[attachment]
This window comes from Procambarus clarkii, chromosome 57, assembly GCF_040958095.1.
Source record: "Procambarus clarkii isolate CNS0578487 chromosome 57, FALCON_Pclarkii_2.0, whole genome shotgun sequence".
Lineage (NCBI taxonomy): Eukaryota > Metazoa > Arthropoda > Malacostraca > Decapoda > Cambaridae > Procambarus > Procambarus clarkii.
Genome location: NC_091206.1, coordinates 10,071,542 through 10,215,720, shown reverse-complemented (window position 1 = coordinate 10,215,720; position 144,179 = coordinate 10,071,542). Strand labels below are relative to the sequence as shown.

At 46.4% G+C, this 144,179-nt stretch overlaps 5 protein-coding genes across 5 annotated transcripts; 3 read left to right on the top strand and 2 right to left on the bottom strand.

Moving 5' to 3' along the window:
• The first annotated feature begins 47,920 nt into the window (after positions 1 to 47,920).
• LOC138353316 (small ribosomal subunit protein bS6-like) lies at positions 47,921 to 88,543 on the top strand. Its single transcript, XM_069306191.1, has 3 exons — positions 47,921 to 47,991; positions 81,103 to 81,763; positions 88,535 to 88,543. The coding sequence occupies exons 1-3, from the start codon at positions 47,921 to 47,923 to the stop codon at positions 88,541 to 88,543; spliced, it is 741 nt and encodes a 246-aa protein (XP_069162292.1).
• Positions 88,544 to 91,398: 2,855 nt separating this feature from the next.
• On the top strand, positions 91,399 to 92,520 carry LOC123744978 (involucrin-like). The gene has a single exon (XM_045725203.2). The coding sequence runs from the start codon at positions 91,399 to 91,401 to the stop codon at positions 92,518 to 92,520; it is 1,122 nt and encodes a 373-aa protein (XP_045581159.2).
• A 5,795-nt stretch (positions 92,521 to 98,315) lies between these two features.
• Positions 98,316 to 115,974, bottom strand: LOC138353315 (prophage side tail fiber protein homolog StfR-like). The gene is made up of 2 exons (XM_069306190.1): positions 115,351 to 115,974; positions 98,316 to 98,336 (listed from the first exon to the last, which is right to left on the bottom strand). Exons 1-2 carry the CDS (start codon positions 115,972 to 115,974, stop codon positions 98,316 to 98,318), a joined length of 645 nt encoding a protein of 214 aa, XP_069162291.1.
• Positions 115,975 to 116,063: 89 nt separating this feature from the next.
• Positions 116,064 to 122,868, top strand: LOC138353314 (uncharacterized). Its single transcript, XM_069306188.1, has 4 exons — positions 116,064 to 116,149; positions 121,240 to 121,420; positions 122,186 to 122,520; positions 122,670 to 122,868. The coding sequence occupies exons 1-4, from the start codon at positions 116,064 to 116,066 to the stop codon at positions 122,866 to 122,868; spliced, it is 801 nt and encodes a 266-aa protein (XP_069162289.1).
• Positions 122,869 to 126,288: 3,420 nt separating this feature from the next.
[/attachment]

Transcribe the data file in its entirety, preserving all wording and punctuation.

This window comes from Procambarus clarkii, chromosome 57, assembly GCF_040958095.1.
Source record: "Procambarus clarkii isolate CNS0578487 chromosome 57, FALCON_Pclarkii_2.0, whole genome shotgun sequence".
Lineage (NCBI taxonomy): Eukaryota > Metazoa > Arthropoda > Malacostraca > Decapoda > Cambaridae > Procambarus > Procambarus clarkii.
Genome location: NC_091206.1, coordinates 10,071,542 through 10,215,720, shown reverse-complemented (window position 1 = coordinate 10,215,720; position 144,179 = coordinate 10,071,542). Strand labels below are relative to the sequence as shown.

At 46.4% G+C, this 144,179-nt stretch overlaps 5 protein-coding genes across 5 annotated transcripts; 3 read left to right on the top strand and 2 right to left on the bottom strand.

Moving 5' to 3' along the window:
• The first annotated feature begins 47,920 nt into the window (after positions 1 to 47,920).
• LOC138353316 (small ribosomal subunit protein bS6-like) lies at positions 47,921 to 88,543 on the top strand. Its single transcript, XM_069306191.1, has 3 exons — positions 47,921 to 47,991; positions 81,103 to 81,763; positions 88,535 to 88,543. The coding sequence occupies exons 1-3, from the start codon at positions 47,921 to 47,923 to the stop codon at positions 88,541 to 88,543; spliced, it is 741 nt and encodes a 246-aa protein (XP_069162292.1).
• Positions 88,544 to 91,398: 2,855 nt separating this feature from the next.
• On the top strand, positions 91,399 to 92,520 carry LOC123744978 (involucrin-like). The gene has a single exon (XM_045725203.2). The coding sequence runs from the start codon at positions 91,399 to 91,401 to the stop codon at positions 92,518 to 92,520; it is 1,122 nt and encodes a 373-aa protein (XP_045581159.2).
• A 5,795-nt stretch (positions 92,521 to 98,315) lies between these two features.
• Positions 98,316 to 115,974, bottom strand: LOC138353315 (prophage side tail fiber protein homolog StfR-like). The gene is made up of 2 exons (XM_069306190.1): positions 115,351 to 115,974; positions 98,316 to 98,336 (listed from the first exon to the last, which is right to left on the bottom strand). Exons 1-2 carry the CDS (start codon positions 115,972 to 115,974, stop codon positions 98,316 to 98,318), a joined length of 645 nt encoding a protein of 214 aa, XP_069162291.1.
• Positions 115,975 to 116,063: 89 nt separating this feature from the next.
• Positions 116,064 to 122,868, top strand: LOC138353314 (uncharacterized). Its single transcript, XM_069306188.1, has 4 exons — positions 116,064 to 116,149; positions 121,240 to 121,420; positions 122,186 to 122,520; positions 122,670 to 122,868. The coding sequence occupies exons 1-4, from the start codon at positions 116,064 to 116,066 to the stop codon at positions 122,866 to 122,868; spliced, it is 801 nt and encodes a 266-aa protein (XP_069162289.1).
• Positions 122,869 to 126,288: 3,420 nt separating this feature from the next.